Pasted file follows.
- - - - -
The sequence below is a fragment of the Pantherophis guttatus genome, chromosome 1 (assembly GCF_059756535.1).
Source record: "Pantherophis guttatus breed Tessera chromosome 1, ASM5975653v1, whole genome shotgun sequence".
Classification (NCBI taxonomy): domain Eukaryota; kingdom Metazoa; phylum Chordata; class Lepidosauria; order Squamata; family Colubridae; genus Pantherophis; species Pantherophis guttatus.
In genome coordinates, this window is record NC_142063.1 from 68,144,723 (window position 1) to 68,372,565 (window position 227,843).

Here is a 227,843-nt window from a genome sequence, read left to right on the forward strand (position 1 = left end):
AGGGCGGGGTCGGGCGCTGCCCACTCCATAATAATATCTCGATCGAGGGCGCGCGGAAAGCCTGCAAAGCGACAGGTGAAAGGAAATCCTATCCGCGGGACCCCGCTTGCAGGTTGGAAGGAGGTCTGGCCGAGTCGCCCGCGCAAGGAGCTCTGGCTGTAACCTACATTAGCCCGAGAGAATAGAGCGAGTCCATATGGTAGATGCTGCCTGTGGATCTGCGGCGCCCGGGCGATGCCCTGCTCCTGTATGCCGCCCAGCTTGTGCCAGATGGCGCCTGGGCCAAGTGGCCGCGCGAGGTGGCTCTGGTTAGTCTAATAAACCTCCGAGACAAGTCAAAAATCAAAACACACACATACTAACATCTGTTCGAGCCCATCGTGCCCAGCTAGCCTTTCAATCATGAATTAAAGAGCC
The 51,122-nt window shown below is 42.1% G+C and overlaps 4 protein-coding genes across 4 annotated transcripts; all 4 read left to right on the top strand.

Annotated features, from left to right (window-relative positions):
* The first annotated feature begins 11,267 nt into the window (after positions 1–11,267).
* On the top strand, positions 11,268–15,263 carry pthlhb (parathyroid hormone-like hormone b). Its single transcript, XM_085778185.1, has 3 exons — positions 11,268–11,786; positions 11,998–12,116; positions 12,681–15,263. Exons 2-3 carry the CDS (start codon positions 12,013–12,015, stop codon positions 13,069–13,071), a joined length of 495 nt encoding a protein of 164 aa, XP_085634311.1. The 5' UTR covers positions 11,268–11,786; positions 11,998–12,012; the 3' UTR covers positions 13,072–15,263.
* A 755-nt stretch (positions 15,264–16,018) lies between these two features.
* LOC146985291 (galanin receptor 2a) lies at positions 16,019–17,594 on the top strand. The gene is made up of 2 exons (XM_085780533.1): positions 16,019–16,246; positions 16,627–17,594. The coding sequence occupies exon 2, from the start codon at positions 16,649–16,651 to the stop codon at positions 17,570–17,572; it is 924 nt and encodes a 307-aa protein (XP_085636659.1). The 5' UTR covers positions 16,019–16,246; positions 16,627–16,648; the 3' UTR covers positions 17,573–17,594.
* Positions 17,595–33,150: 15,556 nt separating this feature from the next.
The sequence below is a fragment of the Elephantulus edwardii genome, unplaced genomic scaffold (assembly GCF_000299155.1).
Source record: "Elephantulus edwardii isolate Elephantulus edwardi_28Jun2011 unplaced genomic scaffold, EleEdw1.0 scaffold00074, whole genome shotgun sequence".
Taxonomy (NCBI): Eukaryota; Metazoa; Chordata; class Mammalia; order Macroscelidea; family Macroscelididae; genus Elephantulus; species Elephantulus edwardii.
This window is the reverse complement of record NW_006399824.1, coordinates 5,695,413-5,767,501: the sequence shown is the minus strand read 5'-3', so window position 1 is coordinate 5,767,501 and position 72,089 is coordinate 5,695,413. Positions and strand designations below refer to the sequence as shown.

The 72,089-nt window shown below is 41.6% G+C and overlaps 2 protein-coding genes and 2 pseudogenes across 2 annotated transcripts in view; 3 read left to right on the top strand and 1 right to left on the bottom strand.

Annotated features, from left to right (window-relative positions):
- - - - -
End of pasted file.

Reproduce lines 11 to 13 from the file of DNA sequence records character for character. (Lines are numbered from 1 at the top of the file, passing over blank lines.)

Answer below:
* A 755-nt stretch (positions 15,264–16,018) lies between these two features.
* LOC146985291 (galanin receptor 2a) lies at positions 16,019–17,594 on the top strand. The gene is made up of 2 exons (XM_085780533.1): positions 16,019–16,246; positions 16,627–17,594. The coding sequence occupies exon 2, from the start codon at positions 16,649–16,651 to the stop codon at positions 17,570–17,572; it is 924 nt and encodes a 307-aa protein (XP_085636659.1). The 5' UTR covers positions 16,019–16,246; positions 16,627–16,648; the 3' UTR covers positions 17,573–17,594.
* Positions 17,595–33,150: 15,556 nt separating this feature from the next.